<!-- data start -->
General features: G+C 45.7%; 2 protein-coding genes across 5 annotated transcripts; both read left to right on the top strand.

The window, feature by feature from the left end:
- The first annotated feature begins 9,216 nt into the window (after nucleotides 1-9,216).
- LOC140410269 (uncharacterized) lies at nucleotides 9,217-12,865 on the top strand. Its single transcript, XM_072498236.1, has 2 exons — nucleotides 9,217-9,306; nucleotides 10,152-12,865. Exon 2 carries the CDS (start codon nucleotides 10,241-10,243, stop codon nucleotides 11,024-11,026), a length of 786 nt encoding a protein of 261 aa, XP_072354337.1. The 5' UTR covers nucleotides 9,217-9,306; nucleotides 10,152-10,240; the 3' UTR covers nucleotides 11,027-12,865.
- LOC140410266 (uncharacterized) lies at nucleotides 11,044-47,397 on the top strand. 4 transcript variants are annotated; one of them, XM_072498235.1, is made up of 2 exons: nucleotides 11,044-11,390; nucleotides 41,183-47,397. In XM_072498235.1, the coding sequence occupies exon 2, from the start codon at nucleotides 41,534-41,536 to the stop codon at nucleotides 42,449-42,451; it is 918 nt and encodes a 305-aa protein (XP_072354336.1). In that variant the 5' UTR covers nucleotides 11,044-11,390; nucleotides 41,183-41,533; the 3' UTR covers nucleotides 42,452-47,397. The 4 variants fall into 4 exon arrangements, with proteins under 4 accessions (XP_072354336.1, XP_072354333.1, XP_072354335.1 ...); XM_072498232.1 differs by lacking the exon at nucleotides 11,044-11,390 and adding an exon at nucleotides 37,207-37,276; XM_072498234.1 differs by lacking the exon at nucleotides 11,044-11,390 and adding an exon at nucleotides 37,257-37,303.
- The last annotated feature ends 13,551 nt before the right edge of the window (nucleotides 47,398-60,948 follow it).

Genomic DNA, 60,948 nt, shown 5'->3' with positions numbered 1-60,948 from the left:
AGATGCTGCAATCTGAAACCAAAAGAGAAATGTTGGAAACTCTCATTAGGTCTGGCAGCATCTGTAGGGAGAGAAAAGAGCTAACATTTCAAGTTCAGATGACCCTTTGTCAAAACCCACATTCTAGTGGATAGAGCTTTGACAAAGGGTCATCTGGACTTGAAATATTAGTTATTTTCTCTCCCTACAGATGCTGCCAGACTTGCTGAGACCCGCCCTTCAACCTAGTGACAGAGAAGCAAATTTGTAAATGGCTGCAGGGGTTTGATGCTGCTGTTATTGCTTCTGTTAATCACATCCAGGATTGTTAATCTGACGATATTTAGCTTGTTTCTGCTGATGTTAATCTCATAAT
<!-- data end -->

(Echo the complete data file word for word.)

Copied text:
General features: G+C 45.7%; 2 protein-coding genes across 5 annotated transcripts; both read left to right on the top strand.

The window, feature by feature from the left end:
- The first annotated feature begins 9,216 nt into the window (after nucleotides 1-9,216).
- LOC140410269 (uncharacterized) lies at nucleotides 9,217-12,865 on the top strand. Its single transcript, XM_072498236.1, has 2 exons — nucleotides 9,217-9,306; nucleotides 10,152-12,865. Exon 2 carries the CDS (start codon nucleotides 10,241-10,243, stop codon nucleotides 11,024-11,026), a length of 786 nt encoding a protein of 261 aa, XP_072354337.1. The 5' UTR covers nucleotides 9,217-9,306; nucleotides 10,152-10,240; the 3' UTR covers nucleotides 11,027-12,865.
- LOC140410266 (uncharacterized) lies at nucleotides 11,044-47,397 on the top strand. 4 transcript variants are annotated; one of them, XM_072498235.1, is made up of 2 exons: nucleotides 11,044-11,390; nucleotides 41,183-47,397. In XM_072498235.1, the coding sequence occupies exon 2, from the start codon at nucleotides 41,534-41,536 to the stop codon at nucleotides 42,449-42,451; it is 918 nt and encodes a 305-aa protein (XP_072354336.1). In that variant the 5' UTR covers nucleotides 11,044-11,390; nucleotides 41,183-41,533; the 3' UTR covers nucleotides 42,452-47,397. The 4 variants fall into 4 exon arrangements, with proteins under 4 accessions (XP_072354336.1, XP_072354333.1, XP_072354335.1 ...); XM_072498232.1 differs by lacking the exon at nucleotides 11,044-11,390 and adding an exon at nucleotides 37,207-37,276; XM_072498234.1 differs by lacking the exon at nucleotides 11,044-11,390 and adding an exon at nucleotides 37,257-37,303.
- The last annotated feature ends 13,551 nt before the right edge of the window (nucleotides 47,398-60,948 follow it).

Genomic DNA, 60,948 nt, shown 5'->3' with positions numbered 1-60,948 from the left:
AGATGCTGCAATCTGAAACCAAAAGAGAAATGTTGGAAACTCTCATTAGGTCTGGCAGCATCTGTAGGGAGAGAAAAGAGCTAACATTTCAAGTTCAGATGACCCTTTGTCAAAACCCACATTCTAGTGGATAGAGCTTTGACAAAGGGTCATCTGGACTTGAAATATTAGTTATTTTCTCTCCCTACAGATGCTGCCAGACTTGCTGAGACCCGCCCTTCAACCTAGTGACAGAGAAGCAAATTTGTAAATGGCTGCAGGGGTTTGATGCTGCTGTTATTGCTTCTGTTAATCACATCCAGGATTGTTAATCTGACGATATTTAGCTTGTTTCTGCTGATGTTAATCTCATAAT